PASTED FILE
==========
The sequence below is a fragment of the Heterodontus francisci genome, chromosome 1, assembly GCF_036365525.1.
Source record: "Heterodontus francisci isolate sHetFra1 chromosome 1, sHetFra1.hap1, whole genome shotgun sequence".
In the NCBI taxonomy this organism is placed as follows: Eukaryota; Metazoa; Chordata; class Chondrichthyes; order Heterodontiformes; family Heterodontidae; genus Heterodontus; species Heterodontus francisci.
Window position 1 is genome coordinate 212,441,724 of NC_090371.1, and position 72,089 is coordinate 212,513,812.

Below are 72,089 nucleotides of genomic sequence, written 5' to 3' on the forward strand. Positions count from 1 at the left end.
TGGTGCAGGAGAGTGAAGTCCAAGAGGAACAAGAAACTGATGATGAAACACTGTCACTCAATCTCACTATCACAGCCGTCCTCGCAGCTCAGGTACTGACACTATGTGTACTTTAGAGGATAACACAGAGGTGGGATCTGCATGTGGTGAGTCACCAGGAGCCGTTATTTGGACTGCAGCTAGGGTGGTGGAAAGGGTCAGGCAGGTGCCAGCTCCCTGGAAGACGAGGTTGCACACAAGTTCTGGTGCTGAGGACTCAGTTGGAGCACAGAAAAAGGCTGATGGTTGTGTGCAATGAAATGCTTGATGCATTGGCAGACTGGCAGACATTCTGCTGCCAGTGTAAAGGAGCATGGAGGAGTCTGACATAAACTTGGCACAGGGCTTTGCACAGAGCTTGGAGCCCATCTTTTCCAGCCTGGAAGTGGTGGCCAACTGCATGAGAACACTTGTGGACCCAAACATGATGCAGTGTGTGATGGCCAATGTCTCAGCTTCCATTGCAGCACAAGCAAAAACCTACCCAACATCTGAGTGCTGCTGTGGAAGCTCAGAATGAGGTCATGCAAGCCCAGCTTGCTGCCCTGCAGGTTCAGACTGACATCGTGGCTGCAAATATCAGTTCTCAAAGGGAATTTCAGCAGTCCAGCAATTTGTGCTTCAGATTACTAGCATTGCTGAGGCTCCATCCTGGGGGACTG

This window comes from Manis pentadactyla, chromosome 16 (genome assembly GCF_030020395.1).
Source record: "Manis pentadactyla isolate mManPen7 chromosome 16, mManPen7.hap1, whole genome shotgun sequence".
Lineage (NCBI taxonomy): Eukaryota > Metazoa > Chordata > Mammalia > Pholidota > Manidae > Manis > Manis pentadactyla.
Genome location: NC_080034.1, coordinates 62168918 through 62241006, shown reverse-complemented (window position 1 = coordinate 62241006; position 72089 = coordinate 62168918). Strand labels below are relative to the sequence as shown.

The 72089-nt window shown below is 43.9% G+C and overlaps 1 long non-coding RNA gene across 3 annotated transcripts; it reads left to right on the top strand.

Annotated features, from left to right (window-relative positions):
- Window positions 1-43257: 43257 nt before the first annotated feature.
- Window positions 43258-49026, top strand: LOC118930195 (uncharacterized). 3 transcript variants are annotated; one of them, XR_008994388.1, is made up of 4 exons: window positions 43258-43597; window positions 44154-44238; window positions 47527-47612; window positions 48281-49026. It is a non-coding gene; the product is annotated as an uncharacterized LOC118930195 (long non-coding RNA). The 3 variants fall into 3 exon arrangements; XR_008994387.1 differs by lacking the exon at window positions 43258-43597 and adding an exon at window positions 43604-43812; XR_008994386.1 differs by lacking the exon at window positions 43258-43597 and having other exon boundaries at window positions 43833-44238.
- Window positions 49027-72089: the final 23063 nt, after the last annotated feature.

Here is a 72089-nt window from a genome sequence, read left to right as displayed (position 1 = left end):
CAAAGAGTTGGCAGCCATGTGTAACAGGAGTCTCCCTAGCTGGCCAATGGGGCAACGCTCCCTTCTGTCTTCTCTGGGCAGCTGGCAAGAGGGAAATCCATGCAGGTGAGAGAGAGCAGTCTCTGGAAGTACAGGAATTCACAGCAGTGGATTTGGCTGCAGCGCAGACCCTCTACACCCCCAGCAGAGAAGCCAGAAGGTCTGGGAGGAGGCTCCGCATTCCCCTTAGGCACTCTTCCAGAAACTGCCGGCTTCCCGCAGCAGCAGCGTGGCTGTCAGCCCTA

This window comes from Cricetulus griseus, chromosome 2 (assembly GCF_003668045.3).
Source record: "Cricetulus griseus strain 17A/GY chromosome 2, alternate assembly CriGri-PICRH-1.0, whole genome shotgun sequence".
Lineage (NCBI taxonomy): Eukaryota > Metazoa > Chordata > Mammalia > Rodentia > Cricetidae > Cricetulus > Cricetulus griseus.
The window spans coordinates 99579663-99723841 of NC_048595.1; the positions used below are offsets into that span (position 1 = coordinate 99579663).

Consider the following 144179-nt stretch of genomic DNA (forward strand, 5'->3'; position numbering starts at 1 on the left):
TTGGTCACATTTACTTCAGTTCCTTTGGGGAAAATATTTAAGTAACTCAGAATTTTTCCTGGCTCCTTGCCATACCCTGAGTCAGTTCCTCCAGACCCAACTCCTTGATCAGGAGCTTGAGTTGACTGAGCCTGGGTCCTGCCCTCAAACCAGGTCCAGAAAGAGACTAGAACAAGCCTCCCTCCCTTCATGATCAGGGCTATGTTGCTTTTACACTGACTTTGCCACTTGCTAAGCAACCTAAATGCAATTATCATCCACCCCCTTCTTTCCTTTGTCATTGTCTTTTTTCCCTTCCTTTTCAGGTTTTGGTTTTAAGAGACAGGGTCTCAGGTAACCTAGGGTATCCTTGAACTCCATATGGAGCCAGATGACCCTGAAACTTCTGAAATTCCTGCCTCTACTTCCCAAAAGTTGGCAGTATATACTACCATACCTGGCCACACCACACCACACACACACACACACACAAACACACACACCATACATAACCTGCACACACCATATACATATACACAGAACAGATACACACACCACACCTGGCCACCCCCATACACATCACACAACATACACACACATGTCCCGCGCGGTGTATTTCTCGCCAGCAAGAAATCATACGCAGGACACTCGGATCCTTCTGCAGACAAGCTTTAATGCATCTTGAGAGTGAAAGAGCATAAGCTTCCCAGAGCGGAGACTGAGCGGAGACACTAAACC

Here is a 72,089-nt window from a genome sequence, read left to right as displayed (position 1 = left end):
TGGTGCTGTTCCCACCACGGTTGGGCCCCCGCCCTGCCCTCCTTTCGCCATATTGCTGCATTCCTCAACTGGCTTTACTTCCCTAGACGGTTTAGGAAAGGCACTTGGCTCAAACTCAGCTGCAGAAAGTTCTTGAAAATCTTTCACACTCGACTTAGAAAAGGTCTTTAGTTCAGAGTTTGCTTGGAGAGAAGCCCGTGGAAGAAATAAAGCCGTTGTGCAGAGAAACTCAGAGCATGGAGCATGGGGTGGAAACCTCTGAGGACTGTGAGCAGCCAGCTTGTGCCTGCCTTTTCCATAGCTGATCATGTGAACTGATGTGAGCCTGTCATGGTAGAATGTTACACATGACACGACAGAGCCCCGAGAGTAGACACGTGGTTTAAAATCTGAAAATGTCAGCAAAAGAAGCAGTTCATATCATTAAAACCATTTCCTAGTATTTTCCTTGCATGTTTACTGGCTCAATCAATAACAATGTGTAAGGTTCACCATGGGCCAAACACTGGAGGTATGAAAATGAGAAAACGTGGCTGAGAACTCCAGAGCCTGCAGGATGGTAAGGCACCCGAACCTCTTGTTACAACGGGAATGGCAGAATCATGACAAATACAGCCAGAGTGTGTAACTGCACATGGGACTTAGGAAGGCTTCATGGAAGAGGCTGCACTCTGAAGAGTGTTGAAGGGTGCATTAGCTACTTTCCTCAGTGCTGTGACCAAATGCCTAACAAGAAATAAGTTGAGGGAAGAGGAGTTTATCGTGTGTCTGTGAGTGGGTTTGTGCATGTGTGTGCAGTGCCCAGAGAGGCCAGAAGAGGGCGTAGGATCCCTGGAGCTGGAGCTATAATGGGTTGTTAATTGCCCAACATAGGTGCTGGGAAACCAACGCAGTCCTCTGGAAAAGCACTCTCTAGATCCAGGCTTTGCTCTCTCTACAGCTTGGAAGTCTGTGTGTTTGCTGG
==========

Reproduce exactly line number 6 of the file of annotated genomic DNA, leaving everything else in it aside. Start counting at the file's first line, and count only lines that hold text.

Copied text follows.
TGGTGCAGGAGAGTGAAGTCCAAGAGGAACAAGAAACTGATGATGAAACACTGTCACTCAATCTCACTATCACAGCCGTCCTCGCAGCTCAGGTACTGACACTATGTGTACTTTAGAGGATAACACAGAGGTGGGATCTGCATGTGGTGAGTCACCAGGAGCCGTTATTTGGACTGCAGCTAGGGTGGTGGAAAGGGTCAGGCAGGTGCCAGCTCCCTGGAAGACGAGGTTGCACACAAGTTCTGGTGCTGAGGACTCAGTTGGAGCACAGAAAAAGGCTGATGGTTGTGTGCAATGAAATGCTTGATGCATTGGCAGACTGGCAGACATTCTGCTGCCAGTGTAAAGGAGCATGGAGGAGTCTGACATAAACTTGGCACAGGGCTTTGCACAGAGCTTGGAGCCCATCTTTTCCAGCCTGGAAGTGGTGGCCAACTGCATGAGAACACTTGTGGACCCAAACATGATGCAGTGTGTGATGGCCAATGTCTCAGCTTCCATTGCAGCACAAGCAAAAACCTACCCAACATCTGAGTGCTGCTGTGGAAGCTCAGAATGAGGTCATGCAAGCCCAGCTTGCTGCCCTGCAGGTTCAGACTGACATCGTGGCTGCAAATATCAGTTCTCAAAGGGAATTTCAGCAGTCCAGCAATTTGTGCTTCAGATTACTAGCATTGCTGAGGCTCCATCCTGGGGGACTG